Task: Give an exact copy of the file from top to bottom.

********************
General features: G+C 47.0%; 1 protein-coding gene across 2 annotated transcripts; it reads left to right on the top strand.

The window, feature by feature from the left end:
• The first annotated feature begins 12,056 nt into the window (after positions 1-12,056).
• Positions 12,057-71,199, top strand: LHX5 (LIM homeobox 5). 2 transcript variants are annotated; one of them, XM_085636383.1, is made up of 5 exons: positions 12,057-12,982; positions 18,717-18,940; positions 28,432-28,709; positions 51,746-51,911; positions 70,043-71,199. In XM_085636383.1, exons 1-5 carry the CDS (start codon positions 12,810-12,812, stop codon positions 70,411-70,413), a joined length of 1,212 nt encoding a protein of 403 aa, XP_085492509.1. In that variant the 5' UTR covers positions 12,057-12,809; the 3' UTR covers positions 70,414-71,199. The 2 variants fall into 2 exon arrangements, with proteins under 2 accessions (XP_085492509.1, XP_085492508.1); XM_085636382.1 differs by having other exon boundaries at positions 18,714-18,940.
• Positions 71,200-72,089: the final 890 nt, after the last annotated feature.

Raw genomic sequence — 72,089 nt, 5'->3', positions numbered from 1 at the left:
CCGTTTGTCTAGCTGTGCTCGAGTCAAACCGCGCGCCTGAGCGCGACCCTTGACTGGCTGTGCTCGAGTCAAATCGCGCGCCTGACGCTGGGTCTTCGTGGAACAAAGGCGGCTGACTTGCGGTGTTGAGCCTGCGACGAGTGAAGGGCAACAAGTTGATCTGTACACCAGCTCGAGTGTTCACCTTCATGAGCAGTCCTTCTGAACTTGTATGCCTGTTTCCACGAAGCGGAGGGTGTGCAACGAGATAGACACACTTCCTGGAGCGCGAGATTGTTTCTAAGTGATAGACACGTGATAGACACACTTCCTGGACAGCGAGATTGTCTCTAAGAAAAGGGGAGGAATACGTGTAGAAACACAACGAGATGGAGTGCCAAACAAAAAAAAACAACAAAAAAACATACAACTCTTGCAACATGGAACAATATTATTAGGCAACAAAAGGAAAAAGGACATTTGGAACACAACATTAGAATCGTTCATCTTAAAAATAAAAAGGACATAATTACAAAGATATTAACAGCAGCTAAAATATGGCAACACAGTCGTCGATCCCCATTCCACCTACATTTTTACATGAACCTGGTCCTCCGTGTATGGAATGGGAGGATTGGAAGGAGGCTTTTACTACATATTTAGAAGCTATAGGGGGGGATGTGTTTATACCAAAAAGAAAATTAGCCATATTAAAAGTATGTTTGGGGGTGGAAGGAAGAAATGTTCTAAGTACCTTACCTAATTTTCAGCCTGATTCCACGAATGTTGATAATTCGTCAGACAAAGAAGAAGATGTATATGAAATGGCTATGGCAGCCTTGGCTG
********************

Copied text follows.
General features: G+C 47.0%; 1 protein-coding gene across 2 annotated transcripts; it reads left to right on the top strand.

The window, feature by feature from the left end:
• The first annotated feature begins 12,056 nt into the window (after positions 1-12,056).
• Positions 12,057-71,199, top strand: LHX5 (LIM homeobox 5). 2 transcript variants are annotated; one of them, XM_085636383.1, is made up of 5 exons: positions 12,057-12,982; positions 18,717-18,940; positions 28,432-28,709; positions 51,746-51,911; positions 70,043-71,199. In XM_085636383.1, exons 1-5 carry the CDS (start codon positions 12,810-12,812, stop codon positions 70,411-70,413), a joined length of 1,212 nt encoding a protein of 403 aa, XP_085492509.1. In that variant the 5' UTR covers positions 12,057-12,809; the 3' UTR covers positions 70,414-71,199. The 2 variants fall into 2 exon arrangements, with proteins under 2 accessions (XP_085492509.1, XP_085492508.1); XM_085636382.1 differs by having other exon boundaries at positions 18,714-18,940.
• Positions 71,200-72,089: the final 890 nt, after the last annotated feature.

Raw genomic sequence — 72,089 nt, 5'->3', positions numbered from 1 at the left:
CCGTTTGTCTAGCTGTGCTCGAGTCAAACCGCGCGCCTGAGCGCGACCCTTGACTGGCTGTGCTCGAGTCAAATCGCGCGCCTGACGCTGGGTCTTCGTGGAACAAAGGCGGCTGACTTGCGGTGTTGAGCCTGCGACGAGTGAAGGGCAACAAGTTGATCTGTACACCAGCTCGAGTGTTCACCTTCATGAGCAGTCCTTCTGAACTTGTATGCCTGTTTCCACGAAGCGGAGGGTGTGCAACGAGATAGACACACTTCCTGGAGCGCGAGATTGTTTCTAAGTGATAGACACGTGATAGACACACTTCCTGGACAGCGAGATTGTCTCTAAGAAAAGGGGAGGAATACGTGTAGAAACACAACGAGATGGAGTGCCAAACAAAAAAAAACAACAAAAAAACATACAACTCTTGCAACATGGAACAATATTATTAGGCAACAAAAGGAAAAAGGACATTTGGAACACAACATTAGAATCGTTCATCTTAAAAATAAAAAGGACATAATTACAAAGATATTAACAGCAGCTAAAATATGGCAACACAGTCGTCGATCCCCATTCCACCTACATTTTTACATGAACCTGGTCCTCCGTGTATGGAATGGGAGGATTGGAAGGAGGCTTTTACTACATATTTAGAAGCTATAGGGGGGGATGTGTTTATACCAAAAAGAAAATTAGCCATATTAAAAGTATGTTTGGGGGTGGAAGGAAGAAATGTTCTAAGTACCTTACCTAATTTTCAGCCTGATTCCACGAATGTTGATAATTCGTCAGACAAAGAAGAAGATGTATATGAAATGGCTATGGCAGCCTTGGCTG